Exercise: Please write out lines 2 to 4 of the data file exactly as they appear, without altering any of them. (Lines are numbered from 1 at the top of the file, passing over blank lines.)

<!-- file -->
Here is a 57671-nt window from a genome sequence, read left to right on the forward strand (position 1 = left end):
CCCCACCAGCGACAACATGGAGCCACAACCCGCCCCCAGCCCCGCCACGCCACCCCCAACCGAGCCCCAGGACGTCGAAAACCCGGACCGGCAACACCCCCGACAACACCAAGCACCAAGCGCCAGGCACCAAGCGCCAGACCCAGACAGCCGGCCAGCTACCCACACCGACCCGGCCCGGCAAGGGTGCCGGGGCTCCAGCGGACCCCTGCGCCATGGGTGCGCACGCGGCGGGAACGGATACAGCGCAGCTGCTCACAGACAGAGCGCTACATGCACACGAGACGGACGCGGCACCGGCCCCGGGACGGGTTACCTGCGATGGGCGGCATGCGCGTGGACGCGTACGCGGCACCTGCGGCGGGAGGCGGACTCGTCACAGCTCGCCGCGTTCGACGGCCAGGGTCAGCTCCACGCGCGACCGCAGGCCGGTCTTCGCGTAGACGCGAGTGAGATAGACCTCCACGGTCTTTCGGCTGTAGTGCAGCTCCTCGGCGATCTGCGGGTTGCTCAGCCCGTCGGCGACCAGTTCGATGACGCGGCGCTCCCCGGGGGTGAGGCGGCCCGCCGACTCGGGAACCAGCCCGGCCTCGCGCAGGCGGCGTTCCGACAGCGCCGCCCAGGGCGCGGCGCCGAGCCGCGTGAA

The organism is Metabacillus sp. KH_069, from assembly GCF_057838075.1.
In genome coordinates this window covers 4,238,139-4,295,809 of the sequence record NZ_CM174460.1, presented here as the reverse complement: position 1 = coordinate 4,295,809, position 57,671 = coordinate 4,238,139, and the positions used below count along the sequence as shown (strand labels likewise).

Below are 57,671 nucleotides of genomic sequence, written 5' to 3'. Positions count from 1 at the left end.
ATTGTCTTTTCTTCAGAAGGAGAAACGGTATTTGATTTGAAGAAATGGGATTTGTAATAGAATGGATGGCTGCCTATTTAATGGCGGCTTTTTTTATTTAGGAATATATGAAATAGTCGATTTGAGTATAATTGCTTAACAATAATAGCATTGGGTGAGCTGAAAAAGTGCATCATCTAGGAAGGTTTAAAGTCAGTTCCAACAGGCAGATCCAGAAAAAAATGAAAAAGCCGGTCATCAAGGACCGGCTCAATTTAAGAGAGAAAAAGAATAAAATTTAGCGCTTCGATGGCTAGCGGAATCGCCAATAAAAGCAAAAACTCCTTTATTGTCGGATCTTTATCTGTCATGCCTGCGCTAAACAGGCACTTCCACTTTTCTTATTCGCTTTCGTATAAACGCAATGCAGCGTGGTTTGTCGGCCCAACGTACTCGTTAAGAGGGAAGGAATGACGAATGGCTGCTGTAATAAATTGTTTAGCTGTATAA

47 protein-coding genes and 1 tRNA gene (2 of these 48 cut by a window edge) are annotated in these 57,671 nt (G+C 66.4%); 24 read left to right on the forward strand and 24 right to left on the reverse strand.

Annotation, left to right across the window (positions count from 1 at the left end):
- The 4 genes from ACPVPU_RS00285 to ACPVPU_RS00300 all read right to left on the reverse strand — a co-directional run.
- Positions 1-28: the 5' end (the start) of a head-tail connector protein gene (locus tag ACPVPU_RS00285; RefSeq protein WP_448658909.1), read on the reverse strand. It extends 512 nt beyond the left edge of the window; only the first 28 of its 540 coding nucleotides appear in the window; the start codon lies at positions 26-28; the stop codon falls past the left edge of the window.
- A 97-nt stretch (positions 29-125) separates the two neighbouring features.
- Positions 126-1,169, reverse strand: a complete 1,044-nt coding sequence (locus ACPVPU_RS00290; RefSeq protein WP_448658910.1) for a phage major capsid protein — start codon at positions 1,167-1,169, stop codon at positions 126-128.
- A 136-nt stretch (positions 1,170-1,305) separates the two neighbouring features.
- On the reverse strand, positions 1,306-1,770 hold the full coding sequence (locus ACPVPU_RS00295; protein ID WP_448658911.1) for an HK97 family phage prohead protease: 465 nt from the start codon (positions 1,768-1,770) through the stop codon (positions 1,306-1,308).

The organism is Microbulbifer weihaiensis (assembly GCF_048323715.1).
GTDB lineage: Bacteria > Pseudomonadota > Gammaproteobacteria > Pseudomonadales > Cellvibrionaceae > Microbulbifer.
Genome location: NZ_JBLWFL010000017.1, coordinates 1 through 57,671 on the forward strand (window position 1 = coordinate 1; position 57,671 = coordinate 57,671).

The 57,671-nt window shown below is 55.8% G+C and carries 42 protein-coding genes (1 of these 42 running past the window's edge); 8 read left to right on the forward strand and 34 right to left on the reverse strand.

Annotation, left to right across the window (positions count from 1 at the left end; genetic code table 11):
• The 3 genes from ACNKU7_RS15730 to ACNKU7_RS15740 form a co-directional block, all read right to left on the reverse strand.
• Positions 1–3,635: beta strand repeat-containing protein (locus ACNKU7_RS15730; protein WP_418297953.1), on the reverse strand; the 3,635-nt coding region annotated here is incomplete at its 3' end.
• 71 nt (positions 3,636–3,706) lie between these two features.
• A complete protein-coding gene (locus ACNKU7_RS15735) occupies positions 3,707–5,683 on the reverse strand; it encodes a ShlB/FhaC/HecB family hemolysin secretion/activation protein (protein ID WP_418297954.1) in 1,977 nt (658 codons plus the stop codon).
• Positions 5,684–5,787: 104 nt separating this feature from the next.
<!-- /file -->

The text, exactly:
CCCCACCAGCGACAACATGGAGCCACAACCCGCCCCCAGCCCCGCCACGCCACCCCCAACCGAGCCCCAGGACGTCGAAAACCCGGACCGGCAACACCCCCGACAACACCAAGCACCAAGCGCCAGGCACCAAGCGCCAGACCCAGACAGCCGGCCAGCTACCCACACCGACCCGGCCCGGCAAGGGTGCCGGGGCTCCAGCGGACCCCTGCGCCATGGGTGCGCACGCGGCGGGAACGGATACAGCGCAGCTGCTCACAGACAGAGCGCTACATGCACACGAGACGGACGCGGCACCGGCCCCGGGACGGGTTACCTGCGATGGGCGGCATGCGCGTGGACGCGTACGCGGCACCTGCGGCGGGAGGCGGACTCGTCACAGCTCGCCGCGTTCGACGGCCAGGGTCAGCTCCACGCGCGACCGCAGGCCGGTCTTCGCGTAGACGCGAGTGAGATAGACCTCCACGGTCTTTCGGCTGTAGTGCAGCTCCTCGGCGATCTGCGGGTTGCTCAGCCCGTCGGCGACCAGTTCGATGACGCGGCGCTCCCCGGGGGTGAGGCGGCCCGCCGACTCGGGAACCAGCCCGGCCTCGCGCAGGCGGCGTTCCGACAGCGCCGCCCAGGGCGCGGCGCCGAGCCGCGTGAA

The organism is Metabacillus sp. KH_069, from assembly GCF_057838075.1.
In genome coordinates this window covers 4,238,139-4,295,809 of the sequence record NZ_CM174460.1, presented here as the reverse complement: position 1 = coordinate 4,295,809, position 57,671 = coordinate 4,238,139, and the positions used below count along the sequence as shown (strand labels likewise).